These businesses tend not to be big enough to have HR departments, so the owner manager becomes the person trying to handle this on top of everything else. Unfortunately, they’ve never had any HR training, so they do what they have to do to remain legally compliant (if they know what that is) but the rest is ad hoc often with no policies or employee engagement. And that’s a situation that is likely to end badly.
Leadership is an issue that comes up very frequently in our Peer Network cohorts because, again, the people who find themselves in leadership positions have never had any formal leadership and management development. Some advanced manufacturing companies are big enough to have someone with HR responsibility but, again, they are often people who have grown up with the company and been made HR manager but they’re not HR professionals.
How have Brexit and COVID affected advanced manufacturing companies?
One of the long-standing issues for this sector is how to market and how to boost sales. However, most of the companies I’ve been talking to recently are so incredibly busy because they’re inundated with sales. The workload of sending out quotations and securing sales is enormous for them and they’re struggling because they don’t have the team capacity to be able to manage that customer demand either in terms of quoting or having the capital assets or people to meet that demand.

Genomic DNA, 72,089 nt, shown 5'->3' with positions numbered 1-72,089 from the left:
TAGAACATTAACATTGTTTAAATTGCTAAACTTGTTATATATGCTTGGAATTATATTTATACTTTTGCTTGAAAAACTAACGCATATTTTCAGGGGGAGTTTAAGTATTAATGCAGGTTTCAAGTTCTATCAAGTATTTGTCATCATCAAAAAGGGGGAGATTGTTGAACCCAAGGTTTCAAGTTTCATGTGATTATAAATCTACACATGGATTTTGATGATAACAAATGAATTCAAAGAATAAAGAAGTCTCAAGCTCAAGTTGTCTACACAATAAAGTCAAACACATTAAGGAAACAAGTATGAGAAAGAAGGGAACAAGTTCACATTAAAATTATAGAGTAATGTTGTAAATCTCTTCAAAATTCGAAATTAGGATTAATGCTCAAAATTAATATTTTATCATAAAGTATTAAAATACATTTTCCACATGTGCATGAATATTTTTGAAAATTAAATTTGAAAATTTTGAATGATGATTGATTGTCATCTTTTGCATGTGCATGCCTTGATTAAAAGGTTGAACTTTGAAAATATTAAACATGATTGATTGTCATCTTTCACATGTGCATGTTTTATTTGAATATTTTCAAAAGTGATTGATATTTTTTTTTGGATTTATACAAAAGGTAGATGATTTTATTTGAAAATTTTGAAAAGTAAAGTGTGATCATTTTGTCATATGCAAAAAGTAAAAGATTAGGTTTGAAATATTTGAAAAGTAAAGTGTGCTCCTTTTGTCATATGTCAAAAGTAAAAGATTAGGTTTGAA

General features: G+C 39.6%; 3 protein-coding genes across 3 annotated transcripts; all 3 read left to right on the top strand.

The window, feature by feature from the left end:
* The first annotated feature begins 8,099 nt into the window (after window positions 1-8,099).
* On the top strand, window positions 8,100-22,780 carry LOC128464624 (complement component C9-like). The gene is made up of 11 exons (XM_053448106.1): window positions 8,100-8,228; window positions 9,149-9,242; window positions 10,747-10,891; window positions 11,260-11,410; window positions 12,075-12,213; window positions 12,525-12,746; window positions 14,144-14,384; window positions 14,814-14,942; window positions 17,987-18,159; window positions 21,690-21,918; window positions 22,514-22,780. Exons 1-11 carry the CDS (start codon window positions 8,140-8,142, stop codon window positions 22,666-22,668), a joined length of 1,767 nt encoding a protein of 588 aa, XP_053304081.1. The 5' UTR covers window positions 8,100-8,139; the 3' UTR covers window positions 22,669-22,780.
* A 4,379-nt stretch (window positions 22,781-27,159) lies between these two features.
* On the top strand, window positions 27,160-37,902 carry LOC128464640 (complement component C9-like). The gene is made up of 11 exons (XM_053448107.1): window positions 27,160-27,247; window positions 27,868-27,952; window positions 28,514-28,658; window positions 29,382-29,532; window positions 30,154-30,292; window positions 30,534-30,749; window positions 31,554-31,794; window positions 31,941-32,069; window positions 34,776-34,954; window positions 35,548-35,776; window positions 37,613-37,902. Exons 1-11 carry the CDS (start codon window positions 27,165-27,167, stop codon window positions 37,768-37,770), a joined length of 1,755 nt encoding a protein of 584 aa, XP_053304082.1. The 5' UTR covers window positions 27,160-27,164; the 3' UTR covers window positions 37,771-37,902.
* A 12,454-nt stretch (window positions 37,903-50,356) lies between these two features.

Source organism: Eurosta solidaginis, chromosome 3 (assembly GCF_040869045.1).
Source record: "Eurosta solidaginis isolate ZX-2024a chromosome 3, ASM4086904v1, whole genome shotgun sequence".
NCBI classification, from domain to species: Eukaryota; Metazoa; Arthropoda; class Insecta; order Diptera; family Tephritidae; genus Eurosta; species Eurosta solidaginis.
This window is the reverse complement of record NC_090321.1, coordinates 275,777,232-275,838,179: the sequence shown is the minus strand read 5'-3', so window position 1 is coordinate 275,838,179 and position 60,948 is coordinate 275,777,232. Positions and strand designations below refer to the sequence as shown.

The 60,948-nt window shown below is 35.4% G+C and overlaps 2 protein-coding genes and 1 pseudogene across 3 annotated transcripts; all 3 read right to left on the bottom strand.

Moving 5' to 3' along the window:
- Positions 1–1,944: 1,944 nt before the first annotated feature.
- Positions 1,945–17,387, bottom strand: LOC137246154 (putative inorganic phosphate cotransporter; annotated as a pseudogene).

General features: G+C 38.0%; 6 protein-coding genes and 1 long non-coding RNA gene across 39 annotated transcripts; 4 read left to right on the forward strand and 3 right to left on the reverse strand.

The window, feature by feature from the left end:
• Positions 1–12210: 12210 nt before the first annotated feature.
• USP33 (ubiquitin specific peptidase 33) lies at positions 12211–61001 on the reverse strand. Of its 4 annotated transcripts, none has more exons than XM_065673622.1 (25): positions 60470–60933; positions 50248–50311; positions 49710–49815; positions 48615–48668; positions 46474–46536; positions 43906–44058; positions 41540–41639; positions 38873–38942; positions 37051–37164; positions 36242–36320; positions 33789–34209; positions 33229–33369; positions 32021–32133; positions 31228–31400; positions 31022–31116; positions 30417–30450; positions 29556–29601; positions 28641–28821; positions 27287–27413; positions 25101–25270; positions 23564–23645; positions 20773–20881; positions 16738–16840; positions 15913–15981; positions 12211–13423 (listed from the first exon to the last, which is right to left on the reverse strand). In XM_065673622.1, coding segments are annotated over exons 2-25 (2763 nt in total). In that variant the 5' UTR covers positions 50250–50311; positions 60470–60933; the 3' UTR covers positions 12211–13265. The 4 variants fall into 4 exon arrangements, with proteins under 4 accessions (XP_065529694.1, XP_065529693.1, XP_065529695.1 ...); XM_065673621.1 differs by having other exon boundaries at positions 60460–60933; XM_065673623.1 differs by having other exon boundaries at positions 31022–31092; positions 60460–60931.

In many cases, I’ve seen shortages of materials in the supply chain. They can’t get the raw materials in to make the product and there’s a big issue with, for example, semi-conductors for the automotive sector.
Materials prices have also gone up astronomically so, along with materials shortages, those are two big headaches for manufacturers and they’re having to look at ways to reduce their costs and retain some of their profit margin. Having a full order book is great, but not if you can’t cope with delivering it. The answer is either to build your internal team to increase capacity or to outsource and use flexible business models like partnering with other people. This is the type of challenge we discuss in our Peer Network and we’d work out the pros and cons of each.
I’ve found that senior leadership teams can be the biggest bottleneck in terms of decision making and taking action, simply because they’re busy doing the estimating and quoting and managing the customers – and they recognise that themselves.
They have to scale up their team and its capabilities to be able to cope with customer demand. How to scale up to meet customer demand, without dropping the ball, is a big challenge for the sector.